Meghalaya may pass Lokayukta Bill this winter
Meghalaya government on Tuesday said that the new Lokayukta Bill is likely be passed during the ongoing Winter Session of the Assembly.
Shillong: Under pressure from anti-graft protesters, the Meghalaya government on Tuesday said that the new Lokayukta Bill is likely be passed during the ongoing Winter Session of the Assembly.
"The Lokayukta Bill will also cover the chief minister and lower-rung employees," Chief Minister Dr Mukul Sangma told reporters after the cabinet meeting held here.
He said, "The cabinet minutely studied the details of the bill and found out that certain fine-tuning of the bill is needed".
The chief minister further asserted that the government wanted to make the matter (Bill) much more focused to tackle corruption.
He also informed the Cabinet will again meet on Thursday to finalise the draft Lokayukta Bill before it can be introduced during this winter session.
To a specific query Dr Sangma said that the government intends to address the issue of corruption.
"We will introduce an effective Lokayukta which will address issues of corruption in a manner befitting to the emerging circumstances," Dr Sangma said.
Earlier, the Chief Minister in his reply to a pointed question in this regard raised by leader of opposition Conrad Kongkal Sangma on the first day to the Winter Session of the assembly said, "We are keen on replacing the existing Act, 2002".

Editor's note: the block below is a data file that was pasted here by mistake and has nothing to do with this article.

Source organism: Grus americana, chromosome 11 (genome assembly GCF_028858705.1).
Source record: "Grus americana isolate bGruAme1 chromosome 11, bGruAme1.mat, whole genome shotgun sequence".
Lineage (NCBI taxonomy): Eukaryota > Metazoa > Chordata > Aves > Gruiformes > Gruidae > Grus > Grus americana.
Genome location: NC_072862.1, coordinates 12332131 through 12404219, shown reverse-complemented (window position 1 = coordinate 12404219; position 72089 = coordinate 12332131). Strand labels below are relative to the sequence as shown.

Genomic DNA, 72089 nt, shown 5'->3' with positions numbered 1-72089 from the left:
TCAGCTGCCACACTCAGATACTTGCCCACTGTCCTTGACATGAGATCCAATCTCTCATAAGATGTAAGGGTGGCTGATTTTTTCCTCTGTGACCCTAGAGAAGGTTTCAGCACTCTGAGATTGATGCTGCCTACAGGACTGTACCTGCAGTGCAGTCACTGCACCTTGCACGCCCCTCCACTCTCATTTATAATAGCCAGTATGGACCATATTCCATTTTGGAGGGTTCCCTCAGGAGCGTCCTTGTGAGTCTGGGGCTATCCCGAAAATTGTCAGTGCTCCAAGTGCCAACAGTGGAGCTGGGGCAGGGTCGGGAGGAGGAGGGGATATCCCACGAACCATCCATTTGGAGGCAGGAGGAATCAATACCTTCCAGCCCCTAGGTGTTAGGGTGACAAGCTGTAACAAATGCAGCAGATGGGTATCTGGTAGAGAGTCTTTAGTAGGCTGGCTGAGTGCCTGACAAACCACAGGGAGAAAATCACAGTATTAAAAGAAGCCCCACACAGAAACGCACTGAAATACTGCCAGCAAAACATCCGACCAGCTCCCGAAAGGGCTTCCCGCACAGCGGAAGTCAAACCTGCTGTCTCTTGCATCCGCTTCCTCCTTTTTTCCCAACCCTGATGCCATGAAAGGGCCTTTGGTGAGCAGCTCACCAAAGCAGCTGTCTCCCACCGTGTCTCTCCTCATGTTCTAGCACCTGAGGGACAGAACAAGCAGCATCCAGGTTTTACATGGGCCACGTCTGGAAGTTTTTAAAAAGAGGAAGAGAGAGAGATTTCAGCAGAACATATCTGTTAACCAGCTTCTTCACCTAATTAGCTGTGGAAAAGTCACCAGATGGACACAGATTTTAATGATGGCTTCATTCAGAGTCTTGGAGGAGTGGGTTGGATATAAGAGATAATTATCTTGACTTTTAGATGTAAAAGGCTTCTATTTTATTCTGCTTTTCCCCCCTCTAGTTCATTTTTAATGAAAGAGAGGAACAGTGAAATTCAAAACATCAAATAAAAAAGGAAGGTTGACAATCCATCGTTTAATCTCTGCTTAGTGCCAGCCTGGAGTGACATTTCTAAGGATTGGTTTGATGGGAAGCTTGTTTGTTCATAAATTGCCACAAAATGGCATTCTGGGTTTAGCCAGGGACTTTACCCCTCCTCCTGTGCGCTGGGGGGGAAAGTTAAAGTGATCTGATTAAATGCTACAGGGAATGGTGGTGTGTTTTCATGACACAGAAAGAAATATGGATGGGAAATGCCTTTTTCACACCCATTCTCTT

He further referred to the existing Lokayukta Act, regarding which "legal and protocol" issues have been raised.
Mukul, while emphasising that a Lokayukta was "needed and indispensable", said that the state government would either amend or replace the existing Act, as sought by several NGOs.
"Meghalaya should show the way," he said, even as he assured the House that the government was open to discussion on creation of the post of the Lokayukta in consultation with all political parties.
Speaker Charles Pyngrope also urged the government to consider the matter as it was of urgent public importance.
To concerns expressed by Conrad Sangma, the Speaker clarified that the Bill, if introduced in the current session would not lapse even after dissolution of the present assembly, as the state would go to polls to elect a new government early next year.
Pyngrope advised the House not to rush through the proposed Lokayukta Bill as it was a major and important issue.
On the other hand, the Speaker did not allow an adjournment motion on corruption, sought by Opposition Leader Sangma on technical grounds.
Even as he agreed with the contents of the motion seeking a discussion on corruption in the state, the Speaker cited Rule 56 (2) of the Conduct of Business in the House, which indicated that such a motion could be taken up only on specific issues.
"I shall not go against the rules," the Speaker ruled.